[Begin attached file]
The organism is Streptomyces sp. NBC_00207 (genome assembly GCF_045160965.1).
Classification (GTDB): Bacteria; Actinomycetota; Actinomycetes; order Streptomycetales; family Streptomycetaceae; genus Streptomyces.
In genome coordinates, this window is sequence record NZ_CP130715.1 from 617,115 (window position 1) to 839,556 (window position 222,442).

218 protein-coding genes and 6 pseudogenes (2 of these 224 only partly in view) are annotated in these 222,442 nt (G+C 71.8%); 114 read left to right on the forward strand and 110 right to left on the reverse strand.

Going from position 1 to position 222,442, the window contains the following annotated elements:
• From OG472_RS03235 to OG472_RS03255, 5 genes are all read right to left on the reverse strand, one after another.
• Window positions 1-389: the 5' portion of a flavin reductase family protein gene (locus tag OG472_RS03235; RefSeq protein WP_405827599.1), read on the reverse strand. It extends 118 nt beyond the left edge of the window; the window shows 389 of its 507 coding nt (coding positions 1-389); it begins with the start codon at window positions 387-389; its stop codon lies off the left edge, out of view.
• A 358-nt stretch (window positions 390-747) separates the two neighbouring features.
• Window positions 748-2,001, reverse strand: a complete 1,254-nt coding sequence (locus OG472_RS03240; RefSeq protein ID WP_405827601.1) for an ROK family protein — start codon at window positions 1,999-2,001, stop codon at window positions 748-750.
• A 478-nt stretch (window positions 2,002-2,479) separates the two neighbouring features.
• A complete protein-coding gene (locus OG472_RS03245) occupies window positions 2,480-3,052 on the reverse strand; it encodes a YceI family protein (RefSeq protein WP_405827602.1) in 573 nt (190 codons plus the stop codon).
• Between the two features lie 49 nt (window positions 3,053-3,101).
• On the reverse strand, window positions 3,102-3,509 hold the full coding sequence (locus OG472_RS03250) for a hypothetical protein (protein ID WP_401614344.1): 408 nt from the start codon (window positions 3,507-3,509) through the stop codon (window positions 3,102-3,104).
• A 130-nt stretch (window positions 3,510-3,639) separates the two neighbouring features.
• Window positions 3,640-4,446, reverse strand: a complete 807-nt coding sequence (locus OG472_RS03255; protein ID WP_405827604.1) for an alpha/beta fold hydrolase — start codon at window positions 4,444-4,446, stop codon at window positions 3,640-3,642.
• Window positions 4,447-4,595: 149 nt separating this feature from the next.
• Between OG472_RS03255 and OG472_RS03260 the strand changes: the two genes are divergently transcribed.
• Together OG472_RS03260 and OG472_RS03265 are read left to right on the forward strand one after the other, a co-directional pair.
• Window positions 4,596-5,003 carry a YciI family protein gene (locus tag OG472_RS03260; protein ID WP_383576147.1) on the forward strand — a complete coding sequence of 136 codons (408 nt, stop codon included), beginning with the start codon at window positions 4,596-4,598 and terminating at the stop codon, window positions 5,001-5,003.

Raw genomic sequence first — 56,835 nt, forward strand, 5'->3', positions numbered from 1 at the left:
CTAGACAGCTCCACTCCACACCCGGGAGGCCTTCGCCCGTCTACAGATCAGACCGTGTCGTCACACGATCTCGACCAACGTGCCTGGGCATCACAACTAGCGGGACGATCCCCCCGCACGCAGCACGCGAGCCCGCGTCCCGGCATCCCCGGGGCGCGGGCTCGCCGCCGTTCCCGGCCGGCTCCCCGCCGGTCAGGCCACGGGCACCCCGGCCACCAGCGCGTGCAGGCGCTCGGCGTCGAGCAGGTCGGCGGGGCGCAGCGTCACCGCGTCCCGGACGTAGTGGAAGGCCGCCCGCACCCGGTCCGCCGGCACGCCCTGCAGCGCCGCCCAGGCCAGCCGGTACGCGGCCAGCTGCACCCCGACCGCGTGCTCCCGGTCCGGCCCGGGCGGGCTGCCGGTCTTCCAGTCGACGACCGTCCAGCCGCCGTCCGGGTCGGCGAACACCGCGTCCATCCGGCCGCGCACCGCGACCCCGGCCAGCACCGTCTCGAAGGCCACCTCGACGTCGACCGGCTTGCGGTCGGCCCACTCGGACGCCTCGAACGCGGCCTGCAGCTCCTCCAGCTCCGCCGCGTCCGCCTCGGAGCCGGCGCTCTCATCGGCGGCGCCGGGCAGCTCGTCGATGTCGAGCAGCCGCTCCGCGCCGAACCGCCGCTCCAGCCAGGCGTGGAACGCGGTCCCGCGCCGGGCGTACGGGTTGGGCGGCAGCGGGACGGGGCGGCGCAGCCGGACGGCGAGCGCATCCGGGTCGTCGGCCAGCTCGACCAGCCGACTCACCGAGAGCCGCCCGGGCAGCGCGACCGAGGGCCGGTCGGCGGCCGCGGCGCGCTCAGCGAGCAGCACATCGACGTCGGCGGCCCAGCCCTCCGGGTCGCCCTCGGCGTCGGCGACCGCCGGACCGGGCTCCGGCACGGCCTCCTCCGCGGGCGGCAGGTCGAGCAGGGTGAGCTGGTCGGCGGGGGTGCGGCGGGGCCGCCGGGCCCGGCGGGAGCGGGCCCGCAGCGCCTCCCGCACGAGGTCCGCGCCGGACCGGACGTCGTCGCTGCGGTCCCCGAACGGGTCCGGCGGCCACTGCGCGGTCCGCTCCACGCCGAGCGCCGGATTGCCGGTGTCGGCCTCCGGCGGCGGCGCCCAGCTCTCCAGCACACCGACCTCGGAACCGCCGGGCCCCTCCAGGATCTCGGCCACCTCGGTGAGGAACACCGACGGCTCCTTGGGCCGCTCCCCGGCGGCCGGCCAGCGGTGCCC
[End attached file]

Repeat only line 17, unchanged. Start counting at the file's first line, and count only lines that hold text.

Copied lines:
• Between OG472_RS03255 and OG472_RS03260 the strand changes: the two genes are divergently transcribed.